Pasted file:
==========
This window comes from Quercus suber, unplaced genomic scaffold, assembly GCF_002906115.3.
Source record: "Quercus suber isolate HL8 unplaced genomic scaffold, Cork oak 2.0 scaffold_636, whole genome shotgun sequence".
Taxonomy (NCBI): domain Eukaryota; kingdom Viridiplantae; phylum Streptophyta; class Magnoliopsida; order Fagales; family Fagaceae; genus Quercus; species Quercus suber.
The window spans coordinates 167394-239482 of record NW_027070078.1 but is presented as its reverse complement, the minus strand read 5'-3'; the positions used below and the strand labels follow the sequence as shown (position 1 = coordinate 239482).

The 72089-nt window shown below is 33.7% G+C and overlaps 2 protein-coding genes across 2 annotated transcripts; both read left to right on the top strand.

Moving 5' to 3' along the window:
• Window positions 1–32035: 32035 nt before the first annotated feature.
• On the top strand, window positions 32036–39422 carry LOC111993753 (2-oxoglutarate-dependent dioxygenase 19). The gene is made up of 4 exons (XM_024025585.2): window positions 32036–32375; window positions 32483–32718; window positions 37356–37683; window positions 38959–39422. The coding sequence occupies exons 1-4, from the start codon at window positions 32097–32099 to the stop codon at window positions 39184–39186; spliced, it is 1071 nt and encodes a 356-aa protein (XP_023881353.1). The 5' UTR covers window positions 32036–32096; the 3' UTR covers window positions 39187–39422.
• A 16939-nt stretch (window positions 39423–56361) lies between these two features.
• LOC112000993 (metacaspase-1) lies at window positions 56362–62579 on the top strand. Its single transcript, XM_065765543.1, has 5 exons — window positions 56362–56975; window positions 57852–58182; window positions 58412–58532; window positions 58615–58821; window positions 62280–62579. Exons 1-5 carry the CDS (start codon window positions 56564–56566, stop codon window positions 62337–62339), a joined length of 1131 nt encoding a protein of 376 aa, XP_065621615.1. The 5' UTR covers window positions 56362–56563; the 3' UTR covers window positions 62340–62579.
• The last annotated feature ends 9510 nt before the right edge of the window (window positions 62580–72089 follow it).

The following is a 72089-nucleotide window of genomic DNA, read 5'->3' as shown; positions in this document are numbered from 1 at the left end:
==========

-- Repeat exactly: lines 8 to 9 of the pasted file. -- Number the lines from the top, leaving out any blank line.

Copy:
• On the top strand, window positions 32036–39422 carry LOC111993753 (2-oxoglutarate-dependent dioxygenase 19). The gene is made up of 4 exons (XM_024025585.2): window positions 32036–32375; window positions 32483–32718; window positions 37356–37683; window positions 38959–39422. The coding sequence occupies exons 1-4, from the start codon at window positions 32097–32099 to the stop codon at window positions 39184–39186; spliced, it is 1071 nt and encodes a 356-aa protein (XP_023881353.1). The 5' UTR covers window positions 32036–32096; the 3' UTR covers window positions 39187–39422.
• A 16939-nt stretch (window positions 39423–56361) lies between these two features.